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Marines punished for social media comments; 15 other servicemembers investigated

By COREY DICKSTEIN | STARS AND STRIPES Published: April 7, 2017

WASHINGTON — The Marine Corps has punished two California-based Marines for derogatory remarks that they expressed on social media about a female Marine and service leadership, and law enforcement agents have uncovered at least 56 people suspected of involvement in a nude-photo sharing scandal, military officials said Friday.

The punished Marines were both reduced one rank Wednesday in a non-judicial sentence that also included 45 days of extra punitive duties for their remarks posted on the Facebook page “United States Grunt Corps,” said Lt. Col Warren Cook, the commander of 2nd Battalion, 4th Marine Regiment at Camp Pendleton, Calif., the unit to which the Marines are assigned.

It marks the first time active-duty Marines have faced discipline for inappropriate actions on social media and comes in the wake of the photo-sharing scandal uncovered in February that Marine leaders have said indicated the service had a cultural problem.

Cook said the two Marines he punished failed to maintain “the good order and discipline of the unit.”

“The Marines and sailors of 2nd Battalion, 4th Marines do not tolerate personal attacks on their Marines -- online or elsewhere,” he said. “This kind of behavior flies in the face of our service’s core values and this organization refuses to condone it.”

The Marine Corps declined to identify the two Marines by name. One was a junior enlisted Marine and the other was a noncommissioned officer, a Marine official said on the condition of anonymity.

Meanwhile, the Naval Criminal Investigative Service’s director said Friday that the service had identified 15 active-duty servicemembers who appear to be involved in felony-level criminal activity related to sharing nude photos on the Internet without the consent of the subjects of the photos. Fourteen of the suspects are Marines and one is a sailor, Andrew Traver, the NCIS director, told reporters at the Pentagon.

NCIS has also identified 12 civilians who could face felony charges for their involvement. Traver said the investigation is ongoing and more suspects could be identified. Officials said it was too early in the process to determine what charges suspects involved in the scandal could face.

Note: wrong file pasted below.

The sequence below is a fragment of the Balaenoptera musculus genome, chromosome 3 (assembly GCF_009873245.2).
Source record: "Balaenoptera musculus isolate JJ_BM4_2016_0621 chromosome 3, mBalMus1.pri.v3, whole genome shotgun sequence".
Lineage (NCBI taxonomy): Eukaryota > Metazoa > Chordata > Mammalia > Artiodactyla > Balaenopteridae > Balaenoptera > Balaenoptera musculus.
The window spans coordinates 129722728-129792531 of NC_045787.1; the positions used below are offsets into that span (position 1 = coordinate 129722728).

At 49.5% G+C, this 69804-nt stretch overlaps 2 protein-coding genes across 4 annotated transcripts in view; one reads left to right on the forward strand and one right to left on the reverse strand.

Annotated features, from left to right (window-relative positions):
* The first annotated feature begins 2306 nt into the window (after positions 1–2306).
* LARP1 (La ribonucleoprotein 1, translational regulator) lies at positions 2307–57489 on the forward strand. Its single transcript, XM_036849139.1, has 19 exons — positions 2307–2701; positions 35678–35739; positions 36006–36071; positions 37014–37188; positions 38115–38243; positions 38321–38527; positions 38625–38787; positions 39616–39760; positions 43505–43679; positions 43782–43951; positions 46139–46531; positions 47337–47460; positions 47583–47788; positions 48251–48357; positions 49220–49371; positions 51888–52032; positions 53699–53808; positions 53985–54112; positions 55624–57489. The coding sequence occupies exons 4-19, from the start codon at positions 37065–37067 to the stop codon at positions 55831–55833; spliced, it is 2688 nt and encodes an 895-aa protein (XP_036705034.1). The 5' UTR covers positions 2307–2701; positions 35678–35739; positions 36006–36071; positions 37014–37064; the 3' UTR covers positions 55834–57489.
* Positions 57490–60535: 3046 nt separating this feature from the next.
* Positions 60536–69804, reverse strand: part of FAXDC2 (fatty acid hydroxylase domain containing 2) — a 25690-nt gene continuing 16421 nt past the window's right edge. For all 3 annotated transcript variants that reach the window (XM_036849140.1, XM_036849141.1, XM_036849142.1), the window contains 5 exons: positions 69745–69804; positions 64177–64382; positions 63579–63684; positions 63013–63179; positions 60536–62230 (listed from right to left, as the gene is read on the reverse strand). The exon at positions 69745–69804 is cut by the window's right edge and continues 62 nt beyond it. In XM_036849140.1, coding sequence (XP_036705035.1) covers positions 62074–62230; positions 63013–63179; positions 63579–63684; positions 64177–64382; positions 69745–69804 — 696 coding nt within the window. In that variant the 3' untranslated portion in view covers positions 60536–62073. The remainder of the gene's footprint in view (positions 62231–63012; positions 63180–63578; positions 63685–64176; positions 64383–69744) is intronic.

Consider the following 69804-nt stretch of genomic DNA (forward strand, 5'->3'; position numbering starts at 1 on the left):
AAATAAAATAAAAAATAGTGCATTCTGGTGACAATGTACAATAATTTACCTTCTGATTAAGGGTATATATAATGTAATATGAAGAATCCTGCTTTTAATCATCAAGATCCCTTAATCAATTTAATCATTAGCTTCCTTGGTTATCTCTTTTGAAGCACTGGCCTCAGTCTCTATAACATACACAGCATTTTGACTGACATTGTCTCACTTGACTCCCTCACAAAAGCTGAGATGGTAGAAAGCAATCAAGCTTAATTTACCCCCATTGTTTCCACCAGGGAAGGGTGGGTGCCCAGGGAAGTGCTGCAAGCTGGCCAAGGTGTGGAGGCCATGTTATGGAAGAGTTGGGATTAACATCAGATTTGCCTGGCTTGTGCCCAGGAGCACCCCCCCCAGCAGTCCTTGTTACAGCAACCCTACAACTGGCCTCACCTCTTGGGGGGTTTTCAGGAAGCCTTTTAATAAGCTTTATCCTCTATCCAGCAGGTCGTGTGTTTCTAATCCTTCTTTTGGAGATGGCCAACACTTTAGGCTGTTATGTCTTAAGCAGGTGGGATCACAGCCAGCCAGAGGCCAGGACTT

The initial investigation centered on a private Facebook group of some 30,000 active-duty and veteran Marines and Navy hospital corpsmen called “Marines United,” in which officials said a secret drive was circulated containing potentially hundreds of explicit photos of female Marines and derogatory – sometimes violent -- comments about them. Traver said Friday the investigation has spanned to more than 150 websites and investigators have reviewed some 75,000 images of female and male servicemembers.

Nonetheless, only 27 individuals have been identified as potentially committing felonies. The NCIS has turned over a list of 29 additional names to the Marine Corps of suspects whose actions might not be felonious but could be grounds for misdemeanor-level criminal action or non-judicial punishment, Traver said. He did not specify what those individuals’ actions were or what potential punishment they could face.

Marine Gen. Glenn Walters, the Corps’ assistant commandant, said the service distributed material this week to commanders detailing the wide range of non-judicial punishment that Marines involved in the scandal could face. He declined to provide specific examples. Non-judicial punishment has the potential to end a servicemembers’ military career.

In recent weeks, the Marine Corps has issued several service-wide changes that it hopes will help address underlying cultural issues that might have emboldened some Marines to act inappropriately online. The service updated its social media policy last month to include language indicating Marines actions online could be punished criminally.

Walters said Friday that the Marine Corps is now including social media guidance during boot camp at the Marines’ two recruit depots. The Marines are also looking to increase the amount of time male and female recruits spend together at those depots. The Marines are the only military service that separates the genders during boot camp.

Walters said those options are some of about 150 potential changes that a task force organized to study the Corps’ culture has already identified as ways to address the cultural issues that led to the scandal.

“Online harassment of female Marines is symptomatic of a larger issue the task force is directly addressing,” he said. “We are trying to change the culture of the Marines Corps, and hopefully when we change the culture of the Marines Corps then the behaviors that beget it maybe will correct themselves.

“That’s our goal – to build men and women of character who serve in the ranks.”

dickstein.corey@stripes.com
Twitter: @CDicksteinDC

In a March 8, 2017 file photo, active-duty Marine Marisa Woytek, left, and attorney Gloria Allred announce at a Los Angeles press conference that photos of Woytek and of another former female Marine were secretly posted online without their consent.
NICK UT/AP PHOTO

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